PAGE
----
In November 2019 a Facebook warning about a “new scam” involving cash back began circulating on Facebook, suggesting that cashiers were pilfering cash from customers’ credit or debit cards by surreptitiously engaging the “cash back” option for those who declined to take a receipt:
More than 200,000 Facebook users shared the post (archived here) as of December 2 2019. Against a Thanksgiving-themed text-based status update image, the user wrote:
New Scam: When a cashier asks if you want your receipt, say YES and take it. If you say NO, they hit the “cash back” button.
Although the post claimed the purported “cash back” scheme was a “new scam,” the rumor was neither new nor a scam. In 2013, we wrote about the then-circulating rumor on a page archived here. To near exclusion previous iterations of the rumor involved Walmart, in spite of the cash back functionality being commonplace at point-of-service registers.
A longer version of the claim circulating in October 2013 was self-contradicting, involving a purported keypad malfunction at a Walmart Supercenter:
It happened to me at Wal-Mart (Supercenter [redacted]) a month ago. I bought a bunch of stuff, over $150, & I glanced at my receipt as the cashier was handing me the bags. I saw a cash back of $40. I told her I didn’t request a cash back & to delete it. She said I’d have to take the $40 because she couldn’t delete it. I told her to call a supervisor. Supervisor came & said I’d have to take it. I said NO!Is Vulosa a Scam Jewelry Store? Find Out!Is Vulosa a Scam Jewelry Store? Fin...
Taking the $40 would be a cash advance against my Discover & I wasn’t paying interest on a cash advance!!!!! If they couldn’t delete it then they would have to delete the whole order. So the supervisor had the cashier delete the whole order & re-scan everything!
The second time I looked at the electronic pad before I signed & a cash-back of $20 popped up. At that point I told the cashier & she deleted it. The total came out right. The cashier agreed that the electronic pad must be defective. Obviously the cashier knew the electronic pad was defective because she NEVER offered me the $40 at the beginning. Can you imagine how many people went through before me & at the end of her shift how much money she pocketed?
And in 2004 the story spread via email, once again involving a shopper’s claims they only discovered the ruse upon careful review of their receipt. As in other versions, the shopper jumps to the conclusion their purported shortchanging is evidence of a widespread scam present in all Walmarts:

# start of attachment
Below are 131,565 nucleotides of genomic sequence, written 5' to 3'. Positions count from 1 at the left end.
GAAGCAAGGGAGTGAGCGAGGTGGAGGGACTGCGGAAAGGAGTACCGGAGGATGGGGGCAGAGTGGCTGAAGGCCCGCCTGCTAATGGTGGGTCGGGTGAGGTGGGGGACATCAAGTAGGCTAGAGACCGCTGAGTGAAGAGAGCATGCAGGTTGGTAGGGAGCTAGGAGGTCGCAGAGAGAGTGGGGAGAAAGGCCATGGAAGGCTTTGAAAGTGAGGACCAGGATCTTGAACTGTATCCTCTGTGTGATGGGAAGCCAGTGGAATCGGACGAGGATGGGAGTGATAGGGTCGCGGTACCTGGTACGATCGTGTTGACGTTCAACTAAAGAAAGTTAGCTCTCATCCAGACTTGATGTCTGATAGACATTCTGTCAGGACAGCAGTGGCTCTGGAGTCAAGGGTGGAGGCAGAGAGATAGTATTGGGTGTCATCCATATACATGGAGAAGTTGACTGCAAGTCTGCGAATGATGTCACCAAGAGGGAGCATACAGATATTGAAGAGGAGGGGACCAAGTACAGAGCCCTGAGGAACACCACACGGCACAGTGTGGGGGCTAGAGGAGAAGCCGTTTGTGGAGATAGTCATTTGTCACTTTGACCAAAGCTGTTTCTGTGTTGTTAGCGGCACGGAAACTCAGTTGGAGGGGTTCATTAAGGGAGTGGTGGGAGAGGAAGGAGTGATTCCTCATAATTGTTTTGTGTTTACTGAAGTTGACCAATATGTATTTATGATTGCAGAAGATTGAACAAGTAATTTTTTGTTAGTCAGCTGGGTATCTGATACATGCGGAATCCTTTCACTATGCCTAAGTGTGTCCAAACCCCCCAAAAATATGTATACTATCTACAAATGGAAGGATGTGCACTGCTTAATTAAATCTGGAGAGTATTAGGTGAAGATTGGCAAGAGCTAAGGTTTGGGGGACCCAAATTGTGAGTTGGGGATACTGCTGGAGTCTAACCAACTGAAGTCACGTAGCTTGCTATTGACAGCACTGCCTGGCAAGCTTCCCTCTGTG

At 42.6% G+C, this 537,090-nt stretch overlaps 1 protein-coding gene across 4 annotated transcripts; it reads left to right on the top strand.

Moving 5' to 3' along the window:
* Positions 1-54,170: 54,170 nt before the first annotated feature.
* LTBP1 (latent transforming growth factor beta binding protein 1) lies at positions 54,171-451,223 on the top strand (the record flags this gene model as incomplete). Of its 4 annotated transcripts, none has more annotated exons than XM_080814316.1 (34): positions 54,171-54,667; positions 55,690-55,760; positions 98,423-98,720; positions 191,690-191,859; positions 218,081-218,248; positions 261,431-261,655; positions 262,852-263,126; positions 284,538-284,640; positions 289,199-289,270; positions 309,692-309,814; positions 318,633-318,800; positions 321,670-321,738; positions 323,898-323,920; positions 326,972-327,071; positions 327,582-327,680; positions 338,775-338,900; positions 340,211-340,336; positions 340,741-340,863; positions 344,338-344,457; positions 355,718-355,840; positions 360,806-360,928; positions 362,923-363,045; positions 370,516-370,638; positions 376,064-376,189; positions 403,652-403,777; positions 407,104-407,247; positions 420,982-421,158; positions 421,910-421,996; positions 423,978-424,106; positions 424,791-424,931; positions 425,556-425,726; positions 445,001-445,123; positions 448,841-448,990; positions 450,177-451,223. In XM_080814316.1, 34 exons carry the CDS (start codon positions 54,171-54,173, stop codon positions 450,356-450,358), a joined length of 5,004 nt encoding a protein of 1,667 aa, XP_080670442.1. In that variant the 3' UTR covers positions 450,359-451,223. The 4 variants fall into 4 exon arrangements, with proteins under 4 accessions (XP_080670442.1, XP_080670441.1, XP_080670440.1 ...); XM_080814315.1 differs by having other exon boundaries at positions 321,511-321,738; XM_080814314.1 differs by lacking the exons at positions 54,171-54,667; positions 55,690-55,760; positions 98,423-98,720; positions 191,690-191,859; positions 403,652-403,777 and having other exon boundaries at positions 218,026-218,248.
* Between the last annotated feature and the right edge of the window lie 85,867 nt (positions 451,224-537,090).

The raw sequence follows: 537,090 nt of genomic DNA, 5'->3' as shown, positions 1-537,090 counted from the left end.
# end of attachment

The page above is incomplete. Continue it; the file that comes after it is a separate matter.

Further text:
Something happened to me this past weekend that I wanted to alert everyone I know to be on the look-out for while shopping at Wal Mart, especially during the busy holiday season. This trip I had a buggy full buying stuff to outfit the deer camp and the usual purchases for home, in other words I had over $200 worth of goods to buy. When I checked out, I ran my Wal Mart credit card through the machine and pressed “No” to the question of “Do you want $20 cash back?”
The checker fooled around with the register and then asked me to run the card again because it did not work the first time. I don’t recall pressing “No” again or even if the question came up on the card terminal. My biggest concern at that time was making sure I picked up all the bags around that carousel they use to bag your purchases. While I was moving my bags back to the cart, I didn’t pay any attention to my receipt. Anyway, the next morning I looked at my receipt (I usually just throw it away without looking at it!) There was a line on it that read “$20.00 Cash Back” and another that said “Change Due 20.00.”
I called the manager and told him what happened and that I did not request $20.00 back, nor did I get $20.00 back. He did not seem a bit surprised. It seems that is a scheme the cashiers use to slip $20.00 in their pockets at the customers expense. The manager said I could come back to the store for the credit but now I wonder how many times this has happened to me in the past that I did not catch. I am not sure if the cashier can override the “No” or if she charged the extra $20.00 during the second swipe of the card. At least this time, she got caught the next day but I would have loved to have caught her in the act the day it happened.